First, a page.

“I hate the railroads — and when I hate, I’ve got to do something about it.”
When a thuggish railroad goon (Brian Donlevy) accidentally causes the death of their mother (Jane Darwell), brothers Jesse (Tyrone Power) and Frank (Henry Fonda) James become outlaws, robbing trains. With the help of a newly appointed lawman (Randolph Scott), Jesse’s girlfriend (Nancy Kelly) tries to convince him to reform — but when a conniving railroad owner (Donald Meek) betrays the brothers’ trust once again, Kelly’s hopes are dashed.
Genres, Themes, Actors, and Directors:
- Brian Donlevy Films
- Henry Fonda Films
- Henry King Films
- Historical Drama
- John Carradine Films
- Randolph Scott Films
- Tyrone Power Films
Notorious gangster and train robber Jesse James is duly whitewashed in this beautifully shot if historically dubious western (scripted by Nunnally Johnson, and directed by Henry King) which portrays his life of crime as the direct result of homesteaders being unfairly forced to give up their land. The Technicolor cinematography is truly stunning (a standout sequence features a silhouette of Jesse running along the tops of train cars with unaware passengers lit below), and the location shooting in Missouri adds to the film’s overall feel of authenticity. However, while the female romantic lead (Kelly, giving a strong performance) helps us sympathize with Jesse, we don’t really get enough of a sense of who Jesse or his brother were, or why they persist in a life of crime long beyond seeking vengeance on Meek (played as a caricature of a sniveling baddie); meanwhile, Scott’s supporting character is badly underdeveloped. This film was followed immediately by a sequel — The Return of Frank James (1940) — starring many of the same actors (including John Carradine as the “coward” who shot Jesse in the back), but directed by Fritz Lang. See also I Shot Jesse James (1949), directed by Sam Fuller.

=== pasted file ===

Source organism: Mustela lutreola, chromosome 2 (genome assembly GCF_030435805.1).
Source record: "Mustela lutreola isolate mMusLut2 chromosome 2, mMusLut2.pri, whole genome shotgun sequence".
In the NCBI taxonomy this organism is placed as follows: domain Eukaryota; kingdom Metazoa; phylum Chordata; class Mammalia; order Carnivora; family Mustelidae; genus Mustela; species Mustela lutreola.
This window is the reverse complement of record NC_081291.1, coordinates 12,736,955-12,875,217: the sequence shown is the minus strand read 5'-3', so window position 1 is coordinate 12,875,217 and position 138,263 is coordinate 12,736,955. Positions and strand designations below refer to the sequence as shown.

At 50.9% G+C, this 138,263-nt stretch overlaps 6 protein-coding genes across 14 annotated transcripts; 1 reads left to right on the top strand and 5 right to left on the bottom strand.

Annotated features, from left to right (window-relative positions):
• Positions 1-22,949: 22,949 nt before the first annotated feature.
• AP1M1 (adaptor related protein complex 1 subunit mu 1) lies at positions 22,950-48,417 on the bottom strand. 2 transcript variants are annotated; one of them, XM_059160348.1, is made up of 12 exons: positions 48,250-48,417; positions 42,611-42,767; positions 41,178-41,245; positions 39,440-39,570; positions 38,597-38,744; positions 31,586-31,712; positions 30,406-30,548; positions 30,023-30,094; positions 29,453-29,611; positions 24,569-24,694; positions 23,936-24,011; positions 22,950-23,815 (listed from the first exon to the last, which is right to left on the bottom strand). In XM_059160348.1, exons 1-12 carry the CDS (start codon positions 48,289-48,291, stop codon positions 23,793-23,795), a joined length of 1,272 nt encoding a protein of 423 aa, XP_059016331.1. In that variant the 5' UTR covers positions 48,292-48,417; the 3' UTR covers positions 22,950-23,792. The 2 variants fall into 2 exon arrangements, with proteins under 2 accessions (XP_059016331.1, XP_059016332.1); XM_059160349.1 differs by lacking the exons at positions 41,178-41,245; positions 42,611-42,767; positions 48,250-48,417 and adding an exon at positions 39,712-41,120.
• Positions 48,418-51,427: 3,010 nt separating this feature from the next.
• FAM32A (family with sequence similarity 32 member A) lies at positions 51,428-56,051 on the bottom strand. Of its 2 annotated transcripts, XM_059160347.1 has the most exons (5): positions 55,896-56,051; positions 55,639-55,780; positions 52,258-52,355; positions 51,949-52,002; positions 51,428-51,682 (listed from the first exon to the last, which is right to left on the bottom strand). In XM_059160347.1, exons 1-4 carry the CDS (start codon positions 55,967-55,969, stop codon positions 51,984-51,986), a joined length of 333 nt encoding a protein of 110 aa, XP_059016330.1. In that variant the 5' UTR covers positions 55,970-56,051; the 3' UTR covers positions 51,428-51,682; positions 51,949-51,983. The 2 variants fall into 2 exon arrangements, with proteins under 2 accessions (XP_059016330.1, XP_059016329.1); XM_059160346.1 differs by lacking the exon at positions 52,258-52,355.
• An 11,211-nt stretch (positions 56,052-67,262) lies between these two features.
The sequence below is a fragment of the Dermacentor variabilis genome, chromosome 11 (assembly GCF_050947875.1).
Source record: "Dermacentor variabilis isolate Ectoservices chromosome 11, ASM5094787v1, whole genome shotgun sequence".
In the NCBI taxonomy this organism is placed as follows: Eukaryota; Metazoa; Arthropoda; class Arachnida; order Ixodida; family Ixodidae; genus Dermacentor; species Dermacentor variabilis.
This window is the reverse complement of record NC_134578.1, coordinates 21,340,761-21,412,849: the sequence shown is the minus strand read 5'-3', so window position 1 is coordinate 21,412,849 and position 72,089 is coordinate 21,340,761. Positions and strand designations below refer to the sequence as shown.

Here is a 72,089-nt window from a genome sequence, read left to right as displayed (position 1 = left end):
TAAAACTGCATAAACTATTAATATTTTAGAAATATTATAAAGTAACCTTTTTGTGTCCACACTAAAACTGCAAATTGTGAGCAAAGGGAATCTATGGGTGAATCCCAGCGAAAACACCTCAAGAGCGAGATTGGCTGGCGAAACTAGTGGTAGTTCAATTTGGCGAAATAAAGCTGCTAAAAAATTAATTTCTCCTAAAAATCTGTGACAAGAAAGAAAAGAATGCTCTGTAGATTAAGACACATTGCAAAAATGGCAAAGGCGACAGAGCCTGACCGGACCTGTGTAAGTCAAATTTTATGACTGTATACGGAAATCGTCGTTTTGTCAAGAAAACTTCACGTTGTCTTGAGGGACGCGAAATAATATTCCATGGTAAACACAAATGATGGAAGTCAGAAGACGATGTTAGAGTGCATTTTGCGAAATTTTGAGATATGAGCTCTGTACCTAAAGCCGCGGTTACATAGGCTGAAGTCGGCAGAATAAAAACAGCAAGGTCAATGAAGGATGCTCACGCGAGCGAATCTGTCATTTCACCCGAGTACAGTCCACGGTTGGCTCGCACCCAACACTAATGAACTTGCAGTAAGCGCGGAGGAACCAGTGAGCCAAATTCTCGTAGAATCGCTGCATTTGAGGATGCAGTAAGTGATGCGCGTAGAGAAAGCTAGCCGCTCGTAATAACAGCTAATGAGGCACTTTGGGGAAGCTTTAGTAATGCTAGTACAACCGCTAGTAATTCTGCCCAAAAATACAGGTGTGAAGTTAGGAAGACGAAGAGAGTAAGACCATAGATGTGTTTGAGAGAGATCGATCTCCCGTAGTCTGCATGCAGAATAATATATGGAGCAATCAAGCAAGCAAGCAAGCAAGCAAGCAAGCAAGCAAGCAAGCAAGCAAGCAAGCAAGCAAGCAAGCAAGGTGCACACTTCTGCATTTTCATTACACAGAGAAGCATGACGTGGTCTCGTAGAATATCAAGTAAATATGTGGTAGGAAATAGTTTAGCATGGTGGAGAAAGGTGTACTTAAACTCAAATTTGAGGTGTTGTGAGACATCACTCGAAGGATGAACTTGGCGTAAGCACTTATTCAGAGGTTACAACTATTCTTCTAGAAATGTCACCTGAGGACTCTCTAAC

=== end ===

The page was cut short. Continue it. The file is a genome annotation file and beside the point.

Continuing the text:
Redeeming Qualities and Moments:
- Fine Technicolor cinematography
- Nancy Kelly as Zee
No, though it’s recommended as a well-shot western. Listed as a film with Historical Importance and a Personal Recommendation in the back of Peary’s book.